Nebres was referencing her biggest inspiration, Misty Copeland, who famously became the first female African American to become a principal dancer in the American Ballet Theatre's 75-year history.
"I saw her perform and she was just so inspiring and so beautiful," Nebres continued. "When I saw someone who looked like me onstage, I thought, that’s amazing. She was representing me and all the people like me."
The 11-year-old also has a mother Danielle Nebres to look up to growing up, as she was a dancer too.
"With that poker face of hers, she said, 'Well, I'm Marie,'" Danielle Nebres said on her daughter securing the role. "And I just thought, 'Oh my goodness - they really did it.' I couldn't believe it."
She then went on to reveal that when she told Charlotte she would be the first black ballerina to star in the production, she simply replied: "Wow. That seems a little late."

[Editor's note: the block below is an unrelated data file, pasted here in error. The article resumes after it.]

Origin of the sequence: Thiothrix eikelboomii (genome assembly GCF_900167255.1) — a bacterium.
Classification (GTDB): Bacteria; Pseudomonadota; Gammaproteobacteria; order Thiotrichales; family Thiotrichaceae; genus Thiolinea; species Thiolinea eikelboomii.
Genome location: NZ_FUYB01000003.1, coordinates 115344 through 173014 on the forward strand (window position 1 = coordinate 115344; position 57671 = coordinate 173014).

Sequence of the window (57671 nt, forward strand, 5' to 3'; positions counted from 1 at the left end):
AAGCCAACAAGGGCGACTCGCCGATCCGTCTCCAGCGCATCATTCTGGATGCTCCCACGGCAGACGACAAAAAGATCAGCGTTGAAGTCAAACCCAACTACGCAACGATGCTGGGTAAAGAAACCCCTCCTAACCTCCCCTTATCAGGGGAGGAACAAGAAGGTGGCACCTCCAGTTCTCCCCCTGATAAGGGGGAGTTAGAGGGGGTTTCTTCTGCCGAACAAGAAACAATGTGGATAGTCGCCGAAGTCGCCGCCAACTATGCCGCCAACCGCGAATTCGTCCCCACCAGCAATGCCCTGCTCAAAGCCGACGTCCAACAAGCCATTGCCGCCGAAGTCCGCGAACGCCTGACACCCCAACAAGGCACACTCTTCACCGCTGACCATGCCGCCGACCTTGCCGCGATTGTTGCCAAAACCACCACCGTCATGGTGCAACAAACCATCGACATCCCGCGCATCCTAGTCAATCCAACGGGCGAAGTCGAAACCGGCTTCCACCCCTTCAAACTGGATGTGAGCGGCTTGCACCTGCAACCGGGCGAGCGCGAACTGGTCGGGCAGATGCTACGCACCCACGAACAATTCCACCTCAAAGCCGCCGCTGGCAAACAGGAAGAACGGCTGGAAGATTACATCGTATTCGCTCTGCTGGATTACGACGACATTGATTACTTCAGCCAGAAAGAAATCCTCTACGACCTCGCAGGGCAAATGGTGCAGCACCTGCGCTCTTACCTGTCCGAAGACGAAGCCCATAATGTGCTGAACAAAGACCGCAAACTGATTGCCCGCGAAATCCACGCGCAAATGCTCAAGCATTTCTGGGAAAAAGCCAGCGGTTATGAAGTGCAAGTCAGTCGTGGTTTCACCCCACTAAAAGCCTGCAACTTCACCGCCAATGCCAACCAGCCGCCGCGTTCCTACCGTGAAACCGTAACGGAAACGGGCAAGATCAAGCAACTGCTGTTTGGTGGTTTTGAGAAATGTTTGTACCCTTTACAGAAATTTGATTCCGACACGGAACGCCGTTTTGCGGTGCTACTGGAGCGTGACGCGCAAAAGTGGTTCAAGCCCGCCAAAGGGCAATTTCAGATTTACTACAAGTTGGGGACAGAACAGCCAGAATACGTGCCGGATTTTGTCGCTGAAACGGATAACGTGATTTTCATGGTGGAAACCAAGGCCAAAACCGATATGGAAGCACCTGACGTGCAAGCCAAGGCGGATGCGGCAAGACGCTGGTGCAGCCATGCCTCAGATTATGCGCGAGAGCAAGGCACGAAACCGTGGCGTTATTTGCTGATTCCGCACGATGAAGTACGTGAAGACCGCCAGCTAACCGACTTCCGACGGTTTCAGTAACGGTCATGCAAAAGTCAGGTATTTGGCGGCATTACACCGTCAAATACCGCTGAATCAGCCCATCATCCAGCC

Charlotte hopes that her forthcoming role will inspire the next generation of dancers to pursue their dreams.
"It's pretty amazing to be not only representing the School of American Ballet, but also representing all of our cultures," she said. "There might be a little boy or girl in the audience seeing that and saying, 'Hey, I can do that too.'"
But above all, the budding ballerina is here to enjoy the big moment.
"I feel like I can do anything when I dance," she added. "It makes me happy, and I'm going to do what makes me happy. You don't need to think about anything else."